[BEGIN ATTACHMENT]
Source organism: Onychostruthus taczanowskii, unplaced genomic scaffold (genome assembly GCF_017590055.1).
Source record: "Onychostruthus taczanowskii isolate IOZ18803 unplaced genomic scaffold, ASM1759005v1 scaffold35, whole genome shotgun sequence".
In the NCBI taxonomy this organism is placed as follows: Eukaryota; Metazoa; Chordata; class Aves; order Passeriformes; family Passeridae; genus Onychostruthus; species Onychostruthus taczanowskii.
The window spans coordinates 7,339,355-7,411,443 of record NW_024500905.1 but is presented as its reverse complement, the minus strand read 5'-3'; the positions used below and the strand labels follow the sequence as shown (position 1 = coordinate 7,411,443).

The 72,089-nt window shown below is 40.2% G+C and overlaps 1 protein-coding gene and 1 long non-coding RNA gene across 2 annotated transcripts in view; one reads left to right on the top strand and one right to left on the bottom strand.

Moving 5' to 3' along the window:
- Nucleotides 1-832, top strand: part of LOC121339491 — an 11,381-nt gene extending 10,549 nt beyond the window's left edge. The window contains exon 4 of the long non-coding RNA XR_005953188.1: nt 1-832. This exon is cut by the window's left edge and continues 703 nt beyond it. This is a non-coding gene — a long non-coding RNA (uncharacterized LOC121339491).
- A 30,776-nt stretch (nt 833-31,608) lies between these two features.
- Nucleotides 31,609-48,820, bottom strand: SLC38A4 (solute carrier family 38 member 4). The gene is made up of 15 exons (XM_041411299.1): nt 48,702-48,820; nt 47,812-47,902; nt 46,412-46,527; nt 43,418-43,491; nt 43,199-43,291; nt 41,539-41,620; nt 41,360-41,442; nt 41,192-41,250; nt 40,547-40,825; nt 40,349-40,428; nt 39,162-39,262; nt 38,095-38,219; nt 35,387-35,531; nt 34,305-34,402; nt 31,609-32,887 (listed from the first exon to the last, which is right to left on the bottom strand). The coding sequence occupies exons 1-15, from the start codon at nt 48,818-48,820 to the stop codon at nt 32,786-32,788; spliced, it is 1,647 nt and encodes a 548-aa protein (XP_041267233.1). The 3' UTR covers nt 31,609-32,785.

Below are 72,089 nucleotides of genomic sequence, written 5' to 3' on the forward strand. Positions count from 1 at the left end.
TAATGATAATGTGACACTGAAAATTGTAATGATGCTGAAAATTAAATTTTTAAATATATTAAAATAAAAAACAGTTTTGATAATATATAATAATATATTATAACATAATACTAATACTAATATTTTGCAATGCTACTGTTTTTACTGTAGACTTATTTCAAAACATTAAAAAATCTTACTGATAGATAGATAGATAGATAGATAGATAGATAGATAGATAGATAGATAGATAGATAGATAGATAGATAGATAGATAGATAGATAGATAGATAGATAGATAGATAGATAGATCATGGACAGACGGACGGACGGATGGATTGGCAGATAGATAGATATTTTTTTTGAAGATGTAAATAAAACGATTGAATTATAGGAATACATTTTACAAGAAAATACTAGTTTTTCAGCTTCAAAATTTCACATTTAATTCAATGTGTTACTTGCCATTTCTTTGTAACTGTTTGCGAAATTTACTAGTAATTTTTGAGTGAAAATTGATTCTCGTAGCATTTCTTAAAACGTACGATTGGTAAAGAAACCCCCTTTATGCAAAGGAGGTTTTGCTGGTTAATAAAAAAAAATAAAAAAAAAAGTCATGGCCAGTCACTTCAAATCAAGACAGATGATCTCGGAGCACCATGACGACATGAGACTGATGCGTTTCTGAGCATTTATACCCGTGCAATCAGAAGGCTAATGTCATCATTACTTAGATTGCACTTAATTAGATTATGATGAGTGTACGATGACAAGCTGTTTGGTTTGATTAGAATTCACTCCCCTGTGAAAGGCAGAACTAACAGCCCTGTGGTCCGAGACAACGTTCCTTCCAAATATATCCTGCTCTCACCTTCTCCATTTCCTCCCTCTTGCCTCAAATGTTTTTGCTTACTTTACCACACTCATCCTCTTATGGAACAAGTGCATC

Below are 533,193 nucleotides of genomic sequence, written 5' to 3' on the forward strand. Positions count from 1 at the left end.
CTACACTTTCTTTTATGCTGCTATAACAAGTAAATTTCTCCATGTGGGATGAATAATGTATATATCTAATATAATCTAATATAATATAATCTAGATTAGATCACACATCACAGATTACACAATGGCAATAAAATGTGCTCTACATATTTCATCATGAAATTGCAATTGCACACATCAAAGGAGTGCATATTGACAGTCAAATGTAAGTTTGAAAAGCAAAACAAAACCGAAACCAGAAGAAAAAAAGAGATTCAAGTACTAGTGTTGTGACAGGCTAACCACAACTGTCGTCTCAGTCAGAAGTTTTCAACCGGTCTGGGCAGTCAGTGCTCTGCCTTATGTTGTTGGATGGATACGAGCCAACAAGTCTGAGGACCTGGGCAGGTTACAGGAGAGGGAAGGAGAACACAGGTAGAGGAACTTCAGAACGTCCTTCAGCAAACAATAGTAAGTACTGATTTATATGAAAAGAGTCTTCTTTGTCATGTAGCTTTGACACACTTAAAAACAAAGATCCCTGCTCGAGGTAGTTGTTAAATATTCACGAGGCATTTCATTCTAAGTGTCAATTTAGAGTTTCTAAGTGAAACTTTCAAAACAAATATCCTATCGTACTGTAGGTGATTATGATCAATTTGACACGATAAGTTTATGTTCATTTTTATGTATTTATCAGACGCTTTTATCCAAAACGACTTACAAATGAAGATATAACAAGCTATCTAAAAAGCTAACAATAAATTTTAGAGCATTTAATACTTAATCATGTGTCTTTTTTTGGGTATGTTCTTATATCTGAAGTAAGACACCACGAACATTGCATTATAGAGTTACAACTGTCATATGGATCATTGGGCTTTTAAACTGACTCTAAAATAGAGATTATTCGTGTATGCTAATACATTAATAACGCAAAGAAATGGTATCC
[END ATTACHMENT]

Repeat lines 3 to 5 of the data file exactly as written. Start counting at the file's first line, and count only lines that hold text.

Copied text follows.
In the NCBI taxonomy this organism is placed as follows: Eukaryota; Metazoa; Chordata; class Aves; order Passeriformes; family Passeridae; genus Onychostruthus; species Onychostruthus taczanowskii.
The window spans coordinates 7,339,355-7,411,443 of record NW_024500905.1 but is presented as its reverse complement, the minus strand read 5'-3'; the positions used below and the strand labels follow the sequence as shown (position 1 = coordinate 7,411,443).

The 72,089-nt window shown below is 40.2% G+C and overlaps 1 protein-coding gene and 1 long non-coding RNA gene across 2 annotated transcripts in view; one reads left to right on the top strand and one right to left on the bottom strand.